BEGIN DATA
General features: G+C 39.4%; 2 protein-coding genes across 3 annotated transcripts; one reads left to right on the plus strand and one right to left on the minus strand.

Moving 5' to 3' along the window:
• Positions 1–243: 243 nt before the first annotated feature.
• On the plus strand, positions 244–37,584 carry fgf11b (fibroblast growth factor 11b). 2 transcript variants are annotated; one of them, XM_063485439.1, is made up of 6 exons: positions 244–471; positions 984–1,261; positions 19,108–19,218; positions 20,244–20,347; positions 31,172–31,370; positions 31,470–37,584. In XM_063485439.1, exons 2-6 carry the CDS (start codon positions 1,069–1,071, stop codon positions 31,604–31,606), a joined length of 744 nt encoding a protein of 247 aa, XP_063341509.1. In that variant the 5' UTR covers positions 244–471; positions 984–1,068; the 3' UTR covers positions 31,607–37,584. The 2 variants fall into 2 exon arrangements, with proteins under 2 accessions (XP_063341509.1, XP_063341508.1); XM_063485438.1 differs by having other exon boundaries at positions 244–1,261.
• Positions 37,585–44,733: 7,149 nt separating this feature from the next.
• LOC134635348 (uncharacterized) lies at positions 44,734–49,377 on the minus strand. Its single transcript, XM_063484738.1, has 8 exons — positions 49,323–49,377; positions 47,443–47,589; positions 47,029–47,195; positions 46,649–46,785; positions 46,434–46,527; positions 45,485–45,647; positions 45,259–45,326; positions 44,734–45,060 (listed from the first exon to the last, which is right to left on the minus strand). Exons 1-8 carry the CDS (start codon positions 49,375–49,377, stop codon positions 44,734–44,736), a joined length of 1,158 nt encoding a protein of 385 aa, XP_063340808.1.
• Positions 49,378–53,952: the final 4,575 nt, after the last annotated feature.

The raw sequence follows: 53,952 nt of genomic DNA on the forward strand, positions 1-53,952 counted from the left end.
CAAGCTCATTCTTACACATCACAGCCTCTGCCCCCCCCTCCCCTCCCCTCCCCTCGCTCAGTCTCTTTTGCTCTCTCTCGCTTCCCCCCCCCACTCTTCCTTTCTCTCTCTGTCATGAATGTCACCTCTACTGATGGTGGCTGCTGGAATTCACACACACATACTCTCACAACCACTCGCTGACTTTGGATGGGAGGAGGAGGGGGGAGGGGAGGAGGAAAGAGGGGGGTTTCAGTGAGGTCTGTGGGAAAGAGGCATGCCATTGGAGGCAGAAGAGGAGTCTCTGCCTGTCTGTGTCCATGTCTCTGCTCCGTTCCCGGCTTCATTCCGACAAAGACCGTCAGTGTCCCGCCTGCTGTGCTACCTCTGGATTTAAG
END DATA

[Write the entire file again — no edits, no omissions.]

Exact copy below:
General features: G+C 39.4%; 2 protein-coding genes across 3 annotated transcripts; one reads left to right on the plus strand and one right to left on the minus strand.

Moving 5' to 3' along the window:
• Positions 1–243: 243 nt before the first annotated feature.
• On the plus strand, positions 244–37,584 carry fgf11b (fibroblast growth factor 11b). 2 transcript variants are annotated; one of them, XM_063485439.1, is made up of 6 exons: positions 244–471; positions 984–1,261; positions 19,108–19,218; positions 20,244–20,347; positions 31,172–31,370; positions 31,470–37,584. In XM_063485439.1, exons 2-6 carry the CDS (start codon positions 1,069–1,071, stop codon positions 31,604–31,606), a joined length of 744 nt encoding a protein of 247 aa, XP_063341509.1. In that variant the 5' UTR covers positions 244–471; positions 984–1,068; the 3' UTR covers positions 31,607–37,584. The 2 variants fall into 2 exon arrangements, with proteins under 2 accessions (XP_063341509.1, XP_063341508.1); XM_063485438.1 differs by having other exon boundaries at positions 244–1,261.
• Positions 37,585–44,733: 7,149 nt separating this feature from the next.
• LOC134635348 (uncharacterized) lies at positions 44,734–49,377 on the minus strand. Its single transcript, XM_063484738.1, has 8 exons — positions 49,323–49,377; positions 47,443–47,589; positions 47,029–47,195; positions 46,649–46,785; positions 46,434–46,527; positions 45,485–45,647; positions 45,259–45,326; positions 44,734–45,060 (listed from the first exon to the last, which is right to left on the minus strand). Exons 1-8 carry the CDS (start codon positions 49,375–49,377, stop codon positions 44,734–44,736), a joined length of 1,158 nt encoding a protein of 385 aa, XP_063340808.1.
• Positions 49,378–53,952: the final 4,575 nt, after the last annotated feature.

The raw sequence follows: 53,952 nt of genomic DNA on the forward strand, positions 1-53,952 counted from the left end.
CAAGCTCATTCTTACACATCACAGCCTCTGCCCCCCCCTCCCCTCCCCTCCCCTCGCTCAGTCTCTTTTGCTCTCTCTCGCTTCCCCCCCCCACTCTTCCTTTCTCTCTCTGTCATGAATGTCACCTCTACTGATGGTGGCTGCTGGAATTCACACACACATACTCTCACAACCACTCGCTGACTTTGGATGGGAGGAGGAGGGGGGAGGGGAGGAGGAAAGAGGGGGGTTTCAGTGAGGTCTGTGGGAAAGAGGCATGCCATTGGAGGCAGAAGAGGAGTCTCTGCCTGTCTGTGTCCATGTCTCTGCTCCGTTCCCGGCTTCATTCCGACAAAGACCGTCAGTGTCCCGCCTGCTGTGCTACCTCTGGATTTAAG